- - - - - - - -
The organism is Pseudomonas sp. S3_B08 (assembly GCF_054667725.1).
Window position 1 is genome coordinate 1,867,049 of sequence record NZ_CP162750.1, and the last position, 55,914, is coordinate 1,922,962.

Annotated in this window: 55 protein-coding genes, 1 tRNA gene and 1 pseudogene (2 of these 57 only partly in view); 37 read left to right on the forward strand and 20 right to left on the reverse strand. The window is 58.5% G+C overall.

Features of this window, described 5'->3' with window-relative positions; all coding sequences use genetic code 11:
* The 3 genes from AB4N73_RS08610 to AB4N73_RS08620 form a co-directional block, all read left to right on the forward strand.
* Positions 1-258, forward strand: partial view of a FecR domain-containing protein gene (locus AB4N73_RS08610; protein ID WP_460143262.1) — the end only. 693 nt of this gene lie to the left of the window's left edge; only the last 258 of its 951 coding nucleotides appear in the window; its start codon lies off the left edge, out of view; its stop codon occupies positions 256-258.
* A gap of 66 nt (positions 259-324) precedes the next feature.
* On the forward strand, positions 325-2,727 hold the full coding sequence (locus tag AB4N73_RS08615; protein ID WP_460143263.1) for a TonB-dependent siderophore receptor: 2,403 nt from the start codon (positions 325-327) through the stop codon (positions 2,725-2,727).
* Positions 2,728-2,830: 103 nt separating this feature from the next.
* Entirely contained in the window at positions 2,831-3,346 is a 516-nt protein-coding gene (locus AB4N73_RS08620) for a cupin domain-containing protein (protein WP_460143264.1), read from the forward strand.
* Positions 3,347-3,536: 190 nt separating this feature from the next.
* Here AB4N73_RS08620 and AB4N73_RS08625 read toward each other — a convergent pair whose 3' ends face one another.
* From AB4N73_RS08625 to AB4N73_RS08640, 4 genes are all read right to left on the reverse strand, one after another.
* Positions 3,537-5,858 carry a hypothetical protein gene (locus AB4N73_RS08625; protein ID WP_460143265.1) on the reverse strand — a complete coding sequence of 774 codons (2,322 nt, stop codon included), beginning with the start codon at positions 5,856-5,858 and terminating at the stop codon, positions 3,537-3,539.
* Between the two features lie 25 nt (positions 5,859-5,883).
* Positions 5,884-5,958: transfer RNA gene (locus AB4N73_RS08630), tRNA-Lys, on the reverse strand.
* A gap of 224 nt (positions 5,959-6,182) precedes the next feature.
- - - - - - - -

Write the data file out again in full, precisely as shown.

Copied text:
The organism is Pseudomonas sp. S3_B08 (assembly GCF_054667725.1).
Window position 1 is genome coordinate 1,867,049 of sequence record NZ_CP162750.1, and the last position, 55,914, is coordinate 1,922,962.

Annotated in this window: 55 protein-coding genes, 1 tRNA gene and 1 pseudogene (2 of these 57 only partly in view); 37 read left to right on the forward strand and 20 right to left on the reverse strand. The window is 58.5% G+C overall.

Features of this window, described 5'->3' with window-relative positions; all coding sequences use genetic code 11:
* The 3 genes from AB4N73_RS08610 to AB4N73_RS08620 form a co-directional block, all read left to right on the forward strand.
* Positions 1-258, forward strand: partial view of a FecR domain-containing protein gene (locus AB4N73_RS08610; protein ID WP_460143262.1) — the end only. 693 nt of this gene lie to the left of the window's left edge; only the last 258 of its 951 coding nucleotides appear in the window; its start codon lies off the left edge, out of view; its stop codon occupies positions 256-258.
* A gap of 66 nt (positions 259-324) precedes the next feature.
* On the forward strand, positions 325-2,727 hold the full coding sequence (locus tag AB4N73_RS08615; protein ID WP_460143263.1) for a TonB-dependent siderophore receptor: 2,403 nt from the start codon (positions 325-327) through the stop codon (positions 2,725-2,727).
* Positions 2,728-2,830: 103 nt separating this feature from the next.
* Entirely contained in the window at positions 2,831-3,346 is a 516-nt protein-coding gene (locus AB4N73_RS08620) for a cupin domain-containing protein (protein WP_460143264.1), read from the forward strand.
* Positions 3,347-3,536: 190 nt separating this feature from the next.
* Here AB4N73_RS08620 and AB4N73_RS08625 read toward each other — a convergent pair whose 3' ends face one another.
* From AB4N73_RS08625 to AB4N73_RS08640, 4 genes are all read right to left on the reverse strand, one after another.
* Positions 3,537-5,858 carry a hypothetical protein gene (locus AB4N73_RS08625; protein ID WP_460143265.1) on the reverse strand — a complete coding sequence of 774 codons (2,322 nt, stop codon included), beginning with the start codon at positions 5,856-5,858 and terminating at the stop codon, positions 3,537-3,539.
* Between the two features lie 25 nt (positions 5,859-5,883).
* Positions 5,884-5,958: transfer RNA gene (locus AB4N73_RS08630), tRNA-Lys, on the reverse strand.
* A gap of 224 nt (positions 5,959-6,182) precedes the next feature.